The Poetry Kit





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Laura Solomon



  • Blighty Wounds


    We are the ones who refused to go ‘over the top’,

    Choosing instead the coward’s route.  The closest exit door. 


    Ardent for relief, we swapped the flicker of death

    And the pallid hope of glory,

    For the promise of certain pain.    


    I'll be some use to them as a cripple, but none at all dead!

    The old refrain. 

    I am starving here, and so are they at home, we may as well starve together

    All the lies we fed ourselves.  The constant drizzling rain. 


    The rats, the filth, the mud, the cold.  Entire days with no sleep.

    The rat-a-tat-tat of machine gun fire.  Enough to drive the strongest of strong minds insane. 

    No food – the gaping hole in the stomach that mimics the black hole in the chest; 

    Constant enemy fire from shells, machine-gun, rifle and gas.


    Some put a bullet through the foot; some (more dramatically) shot a shell into the brain.   

    Some spoke of the shamelessness, most spoke of the shame. 


    Better that, we thought, than to be like our counterparts –

    Shipped home in body bags, without labels, without names.


    Returned, we are ghosts of men, marked. 

    Forever set apart – never the same way again. 

    Avoiding each others’ eyes, hair covered.

    Smiles set rigid like masks – attempting to blend into the fray;

    Little scores of Kaiser Sozes.  It’s the limp that gives us away.



    In Bloom Mark II


    I’m not the first to step by this way, nor will I be the last. 


    There has been a not-so-stately procession of us,

    Taking time out from the world. 

    Empires may well have crumpled while I was watching some unnamed insect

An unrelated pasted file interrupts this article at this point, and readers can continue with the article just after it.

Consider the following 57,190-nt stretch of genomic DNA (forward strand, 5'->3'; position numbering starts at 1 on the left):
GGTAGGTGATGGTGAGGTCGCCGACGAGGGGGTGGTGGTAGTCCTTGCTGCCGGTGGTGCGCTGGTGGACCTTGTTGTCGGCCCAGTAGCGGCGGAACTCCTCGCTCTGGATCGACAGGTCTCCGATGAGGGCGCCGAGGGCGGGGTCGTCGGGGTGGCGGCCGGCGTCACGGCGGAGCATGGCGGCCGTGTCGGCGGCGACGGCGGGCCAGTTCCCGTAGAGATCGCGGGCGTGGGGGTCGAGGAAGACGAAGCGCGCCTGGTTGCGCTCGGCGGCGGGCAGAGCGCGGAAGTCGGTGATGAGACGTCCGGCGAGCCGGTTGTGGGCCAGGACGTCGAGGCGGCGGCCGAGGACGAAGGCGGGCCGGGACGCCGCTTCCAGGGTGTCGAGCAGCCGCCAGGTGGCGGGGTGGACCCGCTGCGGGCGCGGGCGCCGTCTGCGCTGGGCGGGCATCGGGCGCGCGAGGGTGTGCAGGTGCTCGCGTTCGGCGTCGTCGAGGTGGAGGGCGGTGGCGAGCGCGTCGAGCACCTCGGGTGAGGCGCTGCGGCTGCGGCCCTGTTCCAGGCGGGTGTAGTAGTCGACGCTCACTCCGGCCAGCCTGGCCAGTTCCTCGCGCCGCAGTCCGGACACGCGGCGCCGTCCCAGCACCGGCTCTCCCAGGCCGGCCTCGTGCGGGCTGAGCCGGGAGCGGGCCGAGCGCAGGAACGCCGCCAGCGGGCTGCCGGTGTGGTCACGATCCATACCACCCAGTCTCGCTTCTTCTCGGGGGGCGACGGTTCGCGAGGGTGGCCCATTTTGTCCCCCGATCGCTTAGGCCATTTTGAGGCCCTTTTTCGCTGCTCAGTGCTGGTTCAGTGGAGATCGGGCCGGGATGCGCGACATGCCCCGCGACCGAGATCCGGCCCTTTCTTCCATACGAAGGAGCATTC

Steady and determined, work its way from A to B. 


    We are the oblivious, cripples craving oblivion.

    Failing that, we find solace in small glories;

    Some limp glumly past the magnolias –

    Exclaiming as to their loveliness,

    Others, speech beyond them,

    Gurgle and point at the peonies. 


    Those of a Wordsworthian bent observe the daffodils. 

    They wither and wilt on the windowsills. 

    So transitory.  Nothing lasts forever.   

    The mind filters what it will. 


    Some avert their eyes from all beauty. 

    They see only the white room of the present; the chair, the table, the lamp,

    The bed with its stiffly starched sheets –

    Ghosts, wolves, vampires – apparitions conjured from the deep.


    We are the ones who’ve been across the river.

    O, what stories we could tell.  We have our own special language; code words for hell. 

    Some things can never be called by their real names.

    How was the trip for you, my sweet? 

    Did you forget to pay the ferryman?  Or did you pay him twice?

    Darling, don’t even think about the price. 


    The nurses come and go.

    I suspect them of snickering, but I can’t prove anything.

    They have the upper hand.  We are at their mercy. 

    I remember their faces; I forget their names. 

    At noon, somebody points to the orb that hangs suspended in the sky and says,

    ‘Bella Luna.  So bright, so quiet, so meaningless. 

    At midnight, a nod at the clock, ‘It’s lunchtime now, dear.’

    I say nothing of note – Lord knows, it’s always four a.m. here. 


    I am going to meet you over there. 


    All is not lost.  There are always the blooms. 

    Everybody has their favourites;

    For their blood red skirts, bulbous, silken,

    It’s the tulips that I adore. 

    And the poppies for what they signify –

    Soldiers lost in some never forgotten war. 



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